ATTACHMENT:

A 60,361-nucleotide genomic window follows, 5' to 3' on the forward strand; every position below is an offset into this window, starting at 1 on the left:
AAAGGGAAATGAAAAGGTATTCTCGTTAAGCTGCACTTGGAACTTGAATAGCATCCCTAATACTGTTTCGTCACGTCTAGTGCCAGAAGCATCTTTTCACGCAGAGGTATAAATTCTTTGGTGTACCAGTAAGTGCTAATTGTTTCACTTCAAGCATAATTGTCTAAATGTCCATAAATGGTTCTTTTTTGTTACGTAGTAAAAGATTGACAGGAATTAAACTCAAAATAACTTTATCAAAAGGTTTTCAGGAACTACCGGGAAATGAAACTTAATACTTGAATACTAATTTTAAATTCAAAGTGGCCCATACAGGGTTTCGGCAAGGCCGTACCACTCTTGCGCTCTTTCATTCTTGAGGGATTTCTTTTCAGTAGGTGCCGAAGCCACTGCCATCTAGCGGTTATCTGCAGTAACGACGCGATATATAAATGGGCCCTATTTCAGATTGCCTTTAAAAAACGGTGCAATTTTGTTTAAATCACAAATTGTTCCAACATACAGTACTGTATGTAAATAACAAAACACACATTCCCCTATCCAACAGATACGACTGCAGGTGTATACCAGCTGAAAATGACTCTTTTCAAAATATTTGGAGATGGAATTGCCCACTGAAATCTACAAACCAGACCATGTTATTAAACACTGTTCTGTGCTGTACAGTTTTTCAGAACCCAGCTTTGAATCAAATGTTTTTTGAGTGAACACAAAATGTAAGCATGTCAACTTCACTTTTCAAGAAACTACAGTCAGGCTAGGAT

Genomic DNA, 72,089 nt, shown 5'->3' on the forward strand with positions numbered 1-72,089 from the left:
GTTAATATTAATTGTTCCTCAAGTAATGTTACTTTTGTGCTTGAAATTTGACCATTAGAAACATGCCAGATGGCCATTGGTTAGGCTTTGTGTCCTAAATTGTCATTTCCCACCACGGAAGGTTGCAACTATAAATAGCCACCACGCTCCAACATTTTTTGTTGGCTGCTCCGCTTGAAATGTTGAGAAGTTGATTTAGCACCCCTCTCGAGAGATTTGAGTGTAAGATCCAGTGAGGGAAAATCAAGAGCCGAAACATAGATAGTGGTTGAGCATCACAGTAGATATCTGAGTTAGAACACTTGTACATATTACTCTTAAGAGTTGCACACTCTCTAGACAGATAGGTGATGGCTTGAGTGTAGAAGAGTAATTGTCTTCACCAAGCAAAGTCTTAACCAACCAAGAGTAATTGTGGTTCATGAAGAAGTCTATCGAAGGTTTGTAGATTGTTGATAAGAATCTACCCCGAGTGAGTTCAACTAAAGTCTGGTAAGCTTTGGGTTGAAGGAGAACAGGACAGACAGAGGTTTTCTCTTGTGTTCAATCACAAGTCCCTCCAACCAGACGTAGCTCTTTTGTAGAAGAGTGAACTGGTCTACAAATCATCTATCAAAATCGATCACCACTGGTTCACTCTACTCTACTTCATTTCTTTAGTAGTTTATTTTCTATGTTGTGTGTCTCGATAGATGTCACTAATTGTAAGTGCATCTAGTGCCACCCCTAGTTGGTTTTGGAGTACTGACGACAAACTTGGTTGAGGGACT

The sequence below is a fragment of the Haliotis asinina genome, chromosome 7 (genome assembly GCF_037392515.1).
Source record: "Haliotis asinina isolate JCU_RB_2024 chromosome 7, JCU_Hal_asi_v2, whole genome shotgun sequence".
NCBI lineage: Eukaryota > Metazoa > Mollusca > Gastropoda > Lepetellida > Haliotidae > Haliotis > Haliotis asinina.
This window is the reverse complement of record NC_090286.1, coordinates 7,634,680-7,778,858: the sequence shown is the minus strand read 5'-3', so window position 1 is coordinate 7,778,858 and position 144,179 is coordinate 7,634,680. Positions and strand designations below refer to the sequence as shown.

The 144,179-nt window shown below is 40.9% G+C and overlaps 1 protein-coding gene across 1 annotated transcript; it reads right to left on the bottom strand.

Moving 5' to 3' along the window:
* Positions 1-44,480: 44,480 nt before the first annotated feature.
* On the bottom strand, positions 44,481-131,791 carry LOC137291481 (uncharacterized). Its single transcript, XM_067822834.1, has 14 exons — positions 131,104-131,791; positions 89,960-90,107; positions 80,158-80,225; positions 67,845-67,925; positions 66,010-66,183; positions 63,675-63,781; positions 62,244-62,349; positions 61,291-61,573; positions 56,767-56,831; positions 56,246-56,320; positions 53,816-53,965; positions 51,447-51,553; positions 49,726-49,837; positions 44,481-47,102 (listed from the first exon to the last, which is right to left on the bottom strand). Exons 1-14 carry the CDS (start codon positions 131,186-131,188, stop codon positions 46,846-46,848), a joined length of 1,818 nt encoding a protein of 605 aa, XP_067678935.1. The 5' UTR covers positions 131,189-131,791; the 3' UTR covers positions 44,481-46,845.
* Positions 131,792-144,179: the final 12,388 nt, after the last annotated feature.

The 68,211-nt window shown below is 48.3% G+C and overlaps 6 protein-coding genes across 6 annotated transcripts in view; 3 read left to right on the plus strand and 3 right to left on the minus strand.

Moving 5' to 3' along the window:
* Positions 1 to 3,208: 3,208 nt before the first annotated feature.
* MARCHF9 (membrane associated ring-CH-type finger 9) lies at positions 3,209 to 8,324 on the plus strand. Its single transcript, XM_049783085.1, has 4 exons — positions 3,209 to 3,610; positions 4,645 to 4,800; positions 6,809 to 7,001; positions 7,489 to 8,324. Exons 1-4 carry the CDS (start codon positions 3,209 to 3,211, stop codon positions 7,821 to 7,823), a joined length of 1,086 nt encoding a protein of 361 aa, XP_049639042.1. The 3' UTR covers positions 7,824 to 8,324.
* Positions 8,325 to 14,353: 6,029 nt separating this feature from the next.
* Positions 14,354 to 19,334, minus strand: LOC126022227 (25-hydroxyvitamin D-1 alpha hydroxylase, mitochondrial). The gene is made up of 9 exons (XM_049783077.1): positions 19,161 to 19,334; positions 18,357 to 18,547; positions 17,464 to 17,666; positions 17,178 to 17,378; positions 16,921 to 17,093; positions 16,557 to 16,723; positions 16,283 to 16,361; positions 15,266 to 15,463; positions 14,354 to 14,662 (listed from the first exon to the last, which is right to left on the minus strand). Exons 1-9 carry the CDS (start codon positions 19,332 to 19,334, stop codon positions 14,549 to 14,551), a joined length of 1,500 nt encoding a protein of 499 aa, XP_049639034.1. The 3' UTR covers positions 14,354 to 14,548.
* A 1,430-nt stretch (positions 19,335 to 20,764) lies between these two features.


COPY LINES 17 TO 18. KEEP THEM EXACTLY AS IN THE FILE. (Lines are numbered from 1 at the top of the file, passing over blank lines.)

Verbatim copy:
* MARCHF9 (membrane associated ring-CH-type finger 9) lies at positions 3,209 to 8,324 on the plus strand. Its single transcript, XM_049783085.1, has 4 exons — positions 3,209 to 3,610; positions 4,645 to 4,800; positions 6,809 to 7,001; positions 7,489 to 8,324. Exons 1-4 carry the CDS (start codon positions 3,209 to 3,211, stop codon positions 7,821 to 7,823), a joined length of 1,086 nt encoding a protein of 361 aa, XP_049639042.1. The 3' UTR covers positions 7,824 to 8,324.
* Positions 8,325 to 14,353: 6,029 nt separating this feature from the next.